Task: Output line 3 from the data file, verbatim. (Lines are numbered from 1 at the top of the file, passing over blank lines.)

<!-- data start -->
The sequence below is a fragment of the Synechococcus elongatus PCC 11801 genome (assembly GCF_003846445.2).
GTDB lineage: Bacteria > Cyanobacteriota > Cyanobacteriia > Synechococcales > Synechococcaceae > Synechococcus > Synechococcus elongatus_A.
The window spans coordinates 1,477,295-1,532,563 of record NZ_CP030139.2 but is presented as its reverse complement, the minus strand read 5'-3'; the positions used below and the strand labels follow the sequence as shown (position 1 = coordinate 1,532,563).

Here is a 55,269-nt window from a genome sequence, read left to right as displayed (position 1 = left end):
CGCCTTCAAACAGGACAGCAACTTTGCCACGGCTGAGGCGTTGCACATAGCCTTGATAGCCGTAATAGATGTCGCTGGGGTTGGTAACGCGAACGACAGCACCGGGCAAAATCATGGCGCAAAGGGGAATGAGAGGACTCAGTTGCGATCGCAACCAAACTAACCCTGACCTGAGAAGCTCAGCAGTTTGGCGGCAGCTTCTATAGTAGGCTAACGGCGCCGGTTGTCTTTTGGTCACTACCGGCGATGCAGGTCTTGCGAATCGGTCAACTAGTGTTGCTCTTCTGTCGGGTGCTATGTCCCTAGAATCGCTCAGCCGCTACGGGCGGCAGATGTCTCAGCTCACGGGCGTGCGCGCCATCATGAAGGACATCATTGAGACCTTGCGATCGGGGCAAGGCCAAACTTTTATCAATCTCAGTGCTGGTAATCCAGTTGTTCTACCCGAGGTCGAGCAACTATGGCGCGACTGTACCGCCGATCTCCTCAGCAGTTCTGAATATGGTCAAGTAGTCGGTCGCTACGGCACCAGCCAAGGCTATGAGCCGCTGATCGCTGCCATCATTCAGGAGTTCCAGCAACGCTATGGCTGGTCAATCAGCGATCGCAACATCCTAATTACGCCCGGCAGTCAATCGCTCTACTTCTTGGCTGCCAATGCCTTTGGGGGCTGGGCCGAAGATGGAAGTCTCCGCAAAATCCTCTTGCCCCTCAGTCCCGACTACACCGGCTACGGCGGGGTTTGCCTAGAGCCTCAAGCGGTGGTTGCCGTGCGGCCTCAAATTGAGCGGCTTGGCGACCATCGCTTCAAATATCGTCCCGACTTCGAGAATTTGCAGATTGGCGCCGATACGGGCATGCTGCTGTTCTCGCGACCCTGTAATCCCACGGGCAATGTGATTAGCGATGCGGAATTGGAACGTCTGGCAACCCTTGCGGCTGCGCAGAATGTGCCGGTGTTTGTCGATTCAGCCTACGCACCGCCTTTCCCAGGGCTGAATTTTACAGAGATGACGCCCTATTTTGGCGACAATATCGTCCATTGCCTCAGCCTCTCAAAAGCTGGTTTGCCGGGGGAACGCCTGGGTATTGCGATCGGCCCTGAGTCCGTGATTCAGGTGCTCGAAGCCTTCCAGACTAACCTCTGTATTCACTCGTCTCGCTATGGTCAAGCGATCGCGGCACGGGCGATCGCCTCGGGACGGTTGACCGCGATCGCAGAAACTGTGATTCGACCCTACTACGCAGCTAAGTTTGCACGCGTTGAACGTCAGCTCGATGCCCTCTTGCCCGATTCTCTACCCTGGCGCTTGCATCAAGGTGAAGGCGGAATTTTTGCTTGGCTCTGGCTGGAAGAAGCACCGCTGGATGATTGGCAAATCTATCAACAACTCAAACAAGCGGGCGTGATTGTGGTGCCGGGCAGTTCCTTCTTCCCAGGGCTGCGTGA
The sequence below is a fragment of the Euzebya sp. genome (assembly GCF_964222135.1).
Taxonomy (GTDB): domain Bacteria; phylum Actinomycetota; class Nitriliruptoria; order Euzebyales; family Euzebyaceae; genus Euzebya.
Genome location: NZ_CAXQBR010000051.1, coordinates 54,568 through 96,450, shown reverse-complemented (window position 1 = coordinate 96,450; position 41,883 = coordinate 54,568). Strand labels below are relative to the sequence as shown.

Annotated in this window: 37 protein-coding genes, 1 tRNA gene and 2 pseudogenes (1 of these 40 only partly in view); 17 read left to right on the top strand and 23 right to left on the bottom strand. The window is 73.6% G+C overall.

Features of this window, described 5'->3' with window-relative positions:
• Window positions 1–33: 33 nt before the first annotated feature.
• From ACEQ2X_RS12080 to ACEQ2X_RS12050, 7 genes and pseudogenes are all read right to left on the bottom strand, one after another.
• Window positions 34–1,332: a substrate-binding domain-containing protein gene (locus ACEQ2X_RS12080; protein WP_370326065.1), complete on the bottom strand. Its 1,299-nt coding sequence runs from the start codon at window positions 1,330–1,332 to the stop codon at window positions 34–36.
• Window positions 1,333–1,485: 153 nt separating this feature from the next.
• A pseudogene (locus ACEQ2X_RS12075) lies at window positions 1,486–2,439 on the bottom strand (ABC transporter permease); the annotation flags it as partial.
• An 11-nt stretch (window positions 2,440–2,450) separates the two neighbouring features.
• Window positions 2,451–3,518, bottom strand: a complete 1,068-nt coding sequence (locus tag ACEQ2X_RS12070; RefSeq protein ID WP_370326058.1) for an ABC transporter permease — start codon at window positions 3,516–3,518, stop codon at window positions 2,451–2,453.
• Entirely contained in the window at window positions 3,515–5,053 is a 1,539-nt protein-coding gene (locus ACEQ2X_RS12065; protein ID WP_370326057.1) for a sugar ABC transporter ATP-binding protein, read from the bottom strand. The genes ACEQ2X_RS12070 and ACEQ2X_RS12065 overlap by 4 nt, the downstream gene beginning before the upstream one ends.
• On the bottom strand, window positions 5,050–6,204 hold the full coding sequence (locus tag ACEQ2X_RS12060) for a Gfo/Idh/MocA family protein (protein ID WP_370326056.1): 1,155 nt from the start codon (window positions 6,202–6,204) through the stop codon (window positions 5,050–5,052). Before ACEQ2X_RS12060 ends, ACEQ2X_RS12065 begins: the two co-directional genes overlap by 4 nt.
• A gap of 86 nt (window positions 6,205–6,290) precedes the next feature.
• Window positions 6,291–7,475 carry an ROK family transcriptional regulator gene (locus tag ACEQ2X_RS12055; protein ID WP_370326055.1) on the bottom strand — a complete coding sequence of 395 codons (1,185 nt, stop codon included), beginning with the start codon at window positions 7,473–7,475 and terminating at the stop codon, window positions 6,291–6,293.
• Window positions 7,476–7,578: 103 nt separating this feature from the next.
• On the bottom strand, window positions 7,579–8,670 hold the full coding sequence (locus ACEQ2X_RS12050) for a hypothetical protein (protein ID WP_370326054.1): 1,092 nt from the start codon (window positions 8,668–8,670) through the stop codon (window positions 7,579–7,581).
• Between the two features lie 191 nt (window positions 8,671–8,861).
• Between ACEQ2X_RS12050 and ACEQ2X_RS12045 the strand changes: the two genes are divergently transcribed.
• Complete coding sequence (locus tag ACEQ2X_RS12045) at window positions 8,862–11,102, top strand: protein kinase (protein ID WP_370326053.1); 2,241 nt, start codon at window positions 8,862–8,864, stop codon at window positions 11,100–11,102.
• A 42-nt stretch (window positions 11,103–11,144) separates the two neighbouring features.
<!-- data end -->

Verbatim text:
The window spans coordinates 1,477,295-1,532,563 of record NZ_CP030139.2 but is presented as its reverse complement, the minus strand read 5'-3'; the positions used below and the strand labels follow the sequence as shown (position 1 = coordinate 1,532,563).